Two Productivity Apps That Have Serious Potential to Change Your Life
A sure sign that you have a procrastination problem is switching productivity apps every week. Believe me, I know. I’ve spent countless hours weeding through various to-do, calendar, email, and note-taking apps — to the point where I have easily spent more time researching them and learning their features than doing actual work.
However, rather than discussing the cure for this disease, I’m going to indulge a bit in this article. What’s the point in having all this unnecessary app knowledge if I can’t share my findings?
I could rant for days about the various pros and cons of the apps I’ve tried, but for simplicity sake this article will simply cover the two that stand out above the rest as potential life-changers…provided you’re willing to put in the work.
Yes, I know — You’ve heard this before. And I’m also aware it is the sellout’s choice. But alas, here we are. Things 3 is on top for a damn good reason. It combines ease of use with a few handy power-user features that keep me coming back to it no matter how many apps try to take its place.
At the top of that feature list is its “magic” plus button. This dragable button allows you to quickly place a new to-do anywhere on the page. Being able to stay efficient and fast in adding new tasks is a key for me. At my job I’m always running around. If I’m on the way to complete one task, I will more than likely be stopped at least once by someone else who’s got a new task for me. Rather than telling them to piss off, I can use Things to quickly put their problem in my digital inbox, to be dealt with when I have a spare moment.
On top of its beautiful and simple design are features like deadlines, which allow you to — wait for it — set a deadline for each task you enter. Combine this with start dates and you’ve got a nice little package to help you keep the most important task visible and marked. Looks like I’ve got some uncomfortable reflecting due today…
Things 3 also allows you to create projects. I won’t go into too much detail here, as I’m sure you know what a project is in the digital app sphere. What’s special about Things, though, is the ability to create project headings for each section of your project.
For example, if I wanted to create a project titled *Write Article about Killer Mike*, it could look something like this:
Isn’t that fancy?
Things 3 encourages you to keep it quick and simple. Once you learn your way around, it can become a powerful, but not overwhelmingly complicated to-do list app. Now that I’ve sufficiently stroked it, let’s move on to number 2.
Sure, Success Coach may have the most ridiculously blatant name on the App Store, but we mustn’t judge an app by its stupid name — especially when we can far more accurately judge it by its icon.
I stumbled upon Success Coach in one of my many procrastination episodes. Rather than doing the actual work that meant something to me, I surfed the App Store for the best possible app to “help” me get through it.
Success Coach is quite a bit more complex than Things 3. But to be fair, it’s a pretty different animal. Where the Things 3 approach is simple, yet powerful task management, Success Coach is aimed at helping you achieve a better life overall by making you an active participant in your goals and aspirations.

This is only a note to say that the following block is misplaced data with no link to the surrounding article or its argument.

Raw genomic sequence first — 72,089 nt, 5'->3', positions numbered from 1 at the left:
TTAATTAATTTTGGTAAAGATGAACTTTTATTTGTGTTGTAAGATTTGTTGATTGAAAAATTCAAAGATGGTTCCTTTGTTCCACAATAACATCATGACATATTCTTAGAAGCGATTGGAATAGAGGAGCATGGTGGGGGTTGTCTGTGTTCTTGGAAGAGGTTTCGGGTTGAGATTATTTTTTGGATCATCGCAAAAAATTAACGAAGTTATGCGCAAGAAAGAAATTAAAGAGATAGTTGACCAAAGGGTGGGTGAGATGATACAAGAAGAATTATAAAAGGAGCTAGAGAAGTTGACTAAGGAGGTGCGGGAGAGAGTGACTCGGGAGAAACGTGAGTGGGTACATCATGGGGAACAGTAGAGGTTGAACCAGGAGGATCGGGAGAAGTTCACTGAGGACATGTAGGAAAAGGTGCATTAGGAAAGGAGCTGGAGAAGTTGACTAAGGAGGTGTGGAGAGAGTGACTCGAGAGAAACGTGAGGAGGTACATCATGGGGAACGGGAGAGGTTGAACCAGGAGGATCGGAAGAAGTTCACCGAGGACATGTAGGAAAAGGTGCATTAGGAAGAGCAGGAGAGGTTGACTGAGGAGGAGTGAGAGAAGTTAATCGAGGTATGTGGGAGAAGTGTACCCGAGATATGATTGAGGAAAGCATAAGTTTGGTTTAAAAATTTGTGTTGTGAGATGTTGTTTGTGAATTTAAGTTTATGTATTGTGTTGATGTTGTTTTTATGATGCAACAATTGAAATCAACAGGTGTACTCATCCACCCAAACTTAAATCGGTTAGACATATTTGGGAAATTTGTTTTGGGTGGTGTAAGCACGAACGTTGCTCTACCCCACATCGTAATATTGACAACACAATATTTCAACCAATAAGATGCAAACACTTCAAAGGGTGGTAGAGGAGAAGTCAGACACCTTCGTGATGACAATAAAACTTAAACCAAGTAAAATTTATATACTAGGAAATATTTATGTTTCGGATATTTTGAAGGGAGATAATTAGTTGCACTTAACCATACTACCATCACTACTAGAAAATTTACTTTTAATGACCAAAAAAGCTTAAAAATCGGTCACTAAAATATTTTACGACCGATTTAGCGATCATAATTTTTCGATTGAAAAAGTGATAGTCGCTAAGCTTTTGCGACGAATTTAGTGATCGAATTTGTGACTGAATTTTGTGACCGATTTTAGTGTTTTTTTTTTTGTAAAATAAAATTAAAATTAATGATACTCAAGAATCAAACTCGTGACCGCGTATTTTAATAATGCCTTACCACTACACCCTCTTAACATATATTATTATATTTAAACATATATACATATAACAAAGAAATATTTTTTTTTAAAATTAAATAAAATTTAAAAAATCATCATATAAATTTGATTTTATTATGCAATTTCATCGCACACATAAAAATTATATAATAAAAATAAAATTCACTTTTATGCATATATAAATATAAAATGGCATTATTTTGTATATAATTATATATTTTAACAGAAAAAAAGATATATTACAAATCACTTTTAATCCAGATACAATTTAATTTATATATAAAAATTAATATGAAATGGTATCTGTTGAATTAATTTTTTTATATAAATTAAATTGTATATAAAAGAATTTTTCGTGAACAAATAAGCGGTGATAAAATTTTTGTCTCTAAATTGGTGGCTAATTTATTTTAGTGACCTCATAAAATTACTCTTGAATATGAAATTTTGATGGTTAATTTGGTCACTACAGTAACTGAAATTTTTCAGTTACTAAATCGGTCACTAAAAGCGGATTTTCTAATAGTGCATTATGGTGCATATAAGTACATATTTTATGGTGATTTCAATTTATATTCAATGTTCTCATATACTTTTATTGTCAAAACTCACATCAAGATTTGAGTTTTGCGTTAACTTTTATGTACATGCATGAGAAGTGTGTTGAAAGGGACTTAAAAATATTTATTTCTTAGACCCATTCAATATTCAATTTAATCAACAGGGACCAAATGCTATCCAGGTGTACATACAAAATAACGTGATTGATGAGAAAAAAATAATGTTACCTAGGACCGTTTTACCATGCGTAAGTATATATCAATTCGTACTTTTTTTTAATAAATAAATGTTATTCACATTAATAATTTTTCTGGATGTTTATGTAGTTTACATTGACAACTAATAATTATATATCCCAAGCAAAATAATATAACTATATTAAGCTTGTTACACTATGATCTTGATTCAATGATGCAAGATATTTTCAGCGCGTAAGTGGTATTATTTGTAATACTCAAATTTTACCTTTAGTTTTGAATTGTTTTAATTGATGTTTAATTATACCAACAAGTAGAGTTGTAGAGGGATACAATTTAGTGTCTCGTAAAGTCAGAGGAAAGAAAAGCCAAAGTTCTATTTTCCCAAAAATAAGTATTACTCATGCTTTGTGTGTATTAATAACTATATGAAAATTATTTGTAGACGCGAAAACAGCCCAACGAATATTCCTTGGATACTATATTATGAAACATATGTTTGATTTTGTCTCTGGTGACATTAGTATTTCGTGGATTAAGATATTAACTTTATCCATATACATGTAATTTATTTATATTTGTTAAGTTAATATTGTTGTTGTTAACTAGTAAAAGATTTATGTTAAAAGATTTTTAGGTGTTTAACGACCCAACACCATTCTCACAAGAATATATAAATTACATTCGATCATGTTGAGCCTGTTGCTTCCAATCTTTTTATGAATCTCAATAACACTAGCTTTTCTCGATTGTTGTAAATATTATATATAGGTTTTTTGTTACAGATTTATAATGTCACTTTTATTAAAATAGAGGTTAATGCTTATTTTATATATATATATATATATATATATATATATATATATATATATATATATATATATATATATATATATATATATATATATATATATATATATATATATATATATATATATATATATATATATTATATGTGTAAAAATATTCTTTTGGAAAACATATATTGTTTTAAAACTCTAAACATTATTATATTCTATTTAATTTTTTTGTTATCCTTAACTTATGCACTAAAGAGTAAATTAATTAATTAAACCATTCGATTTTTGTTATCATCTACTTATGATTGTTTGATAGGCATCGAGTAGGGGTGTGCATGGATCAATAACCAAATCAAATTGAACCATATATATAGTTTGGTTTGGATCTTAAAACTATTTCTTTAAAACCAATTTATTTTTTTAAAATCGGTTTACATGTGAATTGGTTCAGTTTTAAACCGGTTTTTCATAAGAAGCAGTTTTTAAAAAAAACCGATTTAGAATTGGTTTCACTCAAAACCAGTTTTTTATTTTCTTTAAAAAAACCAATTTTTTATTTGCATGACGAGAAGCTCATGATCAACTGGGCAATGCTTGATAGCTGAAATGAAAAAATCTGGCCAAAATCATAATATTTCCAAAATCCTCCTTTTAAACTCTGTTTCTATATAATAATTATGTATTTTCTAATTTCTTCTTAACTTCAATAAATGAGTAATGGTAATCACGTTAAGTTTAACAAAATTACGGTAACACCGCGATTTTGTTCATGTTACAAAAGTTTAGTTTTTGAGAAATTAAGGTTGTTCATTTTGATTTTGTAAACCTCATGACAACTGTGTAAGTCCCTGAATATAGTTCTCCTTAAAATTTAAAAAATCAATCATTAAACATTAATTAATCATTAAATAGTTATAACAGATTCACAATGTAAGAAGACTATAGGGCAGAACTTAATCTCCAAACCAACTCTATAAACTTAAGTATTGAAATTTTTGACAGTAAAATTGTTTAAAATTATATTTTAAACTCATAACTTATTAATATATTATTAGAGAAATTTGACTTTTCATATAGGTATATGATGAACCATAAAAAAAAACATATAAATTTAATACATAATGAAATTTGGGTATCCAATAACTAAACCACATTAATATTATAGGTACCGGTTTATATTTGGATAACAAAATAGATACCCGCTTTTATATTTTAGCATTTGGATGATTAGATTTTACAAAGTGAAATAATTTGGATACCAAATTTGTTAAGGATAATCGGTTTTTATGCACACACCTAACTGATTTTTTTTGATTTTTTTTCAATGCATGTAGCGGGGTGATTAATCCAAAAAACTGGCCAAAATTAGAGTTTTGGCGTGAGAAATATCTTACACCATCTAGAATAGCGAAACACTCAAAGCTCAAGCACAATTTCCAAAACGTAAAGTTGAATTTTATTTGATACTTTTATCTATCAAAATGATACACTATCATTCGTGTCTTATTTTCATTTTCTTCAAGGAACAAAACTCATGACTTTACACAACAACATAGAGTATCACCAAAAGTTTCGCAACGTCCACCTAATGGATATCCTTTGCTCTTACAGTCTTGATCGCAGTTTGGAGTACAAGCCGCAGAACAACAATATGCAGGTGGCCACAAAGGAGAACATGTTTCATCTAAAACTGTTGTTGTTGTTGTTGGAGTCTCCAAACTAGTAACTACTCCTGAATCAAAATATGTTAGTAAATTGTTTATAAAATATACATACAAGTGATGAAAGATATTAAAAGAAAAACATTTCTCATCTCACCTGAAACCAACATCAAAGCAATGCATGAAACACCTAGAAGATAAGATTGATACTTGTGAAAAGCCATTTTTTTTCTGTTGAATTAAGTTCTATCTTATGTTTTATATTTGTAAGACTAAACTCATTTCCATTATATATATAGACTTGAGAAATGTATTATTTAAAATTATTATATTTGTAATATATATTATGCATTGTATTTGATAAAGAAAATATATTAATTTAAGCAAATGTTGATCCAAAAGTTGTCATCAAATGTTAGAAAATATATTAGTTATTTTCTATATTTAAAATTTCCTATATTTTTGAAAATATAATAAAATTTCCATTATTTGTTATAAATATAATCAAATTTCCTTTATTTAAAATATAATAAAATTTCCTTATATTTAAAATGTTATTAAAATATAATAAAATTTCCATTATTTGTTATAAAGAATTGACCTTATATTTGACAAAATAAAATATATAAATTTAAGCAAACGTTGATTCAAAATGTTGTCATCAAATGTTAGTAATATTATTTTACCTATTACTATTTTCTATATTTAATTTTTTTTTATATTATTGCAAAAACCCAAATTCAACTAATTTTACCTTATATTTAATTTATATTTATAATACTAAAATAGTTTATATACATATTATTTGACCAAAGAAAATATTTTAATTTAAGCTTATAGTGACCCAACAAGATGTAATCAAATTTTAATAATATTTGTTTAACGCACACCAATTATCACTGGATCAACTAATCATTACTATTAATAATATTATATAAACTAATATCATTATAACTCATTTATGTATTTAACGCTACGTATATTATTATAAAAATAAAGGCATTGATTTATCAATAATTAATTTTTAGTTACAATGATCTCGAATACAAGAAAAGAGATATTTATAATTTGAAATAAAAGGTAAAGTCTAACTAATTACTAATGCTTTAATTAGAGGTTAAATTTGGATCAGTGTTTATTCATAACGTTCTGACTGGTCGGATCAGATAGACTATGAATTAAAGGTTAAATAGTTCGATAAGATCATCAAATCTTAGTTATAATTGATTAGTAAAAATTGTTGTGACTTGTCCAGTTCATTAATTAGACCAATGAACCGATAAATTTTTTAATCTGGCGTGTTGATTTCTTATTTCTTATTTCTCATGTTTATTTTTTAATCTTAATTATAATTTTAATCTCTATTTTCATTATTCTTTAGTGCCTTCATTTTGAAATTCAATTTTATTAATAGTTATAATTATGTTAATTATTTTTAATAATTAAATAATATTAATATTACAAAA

Success Coach handles to-dos, goals, time-tracking, habits, notes, and journaling. There’s definitely a lot to learn here, but where the magic comes in is the developer’s way of presenting it. For how much it’s got going on, it never feels too difficult. to navigate or learn (a characteristic I cannot say for many other apps — sorry Omnifocus).
Perhaps the best quality Success Coach has going for it is keeping you focused on the big picture. There are two very important buttons located on the home screen: Start My Day and End My Day. Every morning when I get up, I tap on the former and am presented with a template to enter some info.
- What’s important for me today?
- What are my intentions for today?
It may seem bland upon first glance, but once you get into the habit of filling this out, you’ll begin to notice the laser-focus it gives you throughout the day. It keeps you intentional.
And this is just a piece. You can customize your morning template to include questions that you write yourself, add any ideas that pop into your head, and even spend some time writing what you’re thankful for (a habit that has proven to elevate moods).
I could go on, but since you can download the app for free, I’ll let you do your own experimenting to see if it works for you. For me, it’s helped me develop a better writing practice and focus on the things that matter to me rather than waste time.
I’m still trying to find a balance between the two, since Things 3 is way faster at inputting new tasks, but Success Coach is way better at making sure I actually do them. As of now, it’s just been a process of capturing my tasks in Things, and moving the important ones to Success Coach.
Whatever you choose, I hope this has been helpful in narrowing your focus a bit in terms of productivity apps. You can spend far too much time looking for the right one. Truthfully, you can do your work without any at all. But for us tech and productivity nerds, having an overview of our tasks and goals right on our phone can be quite helpful.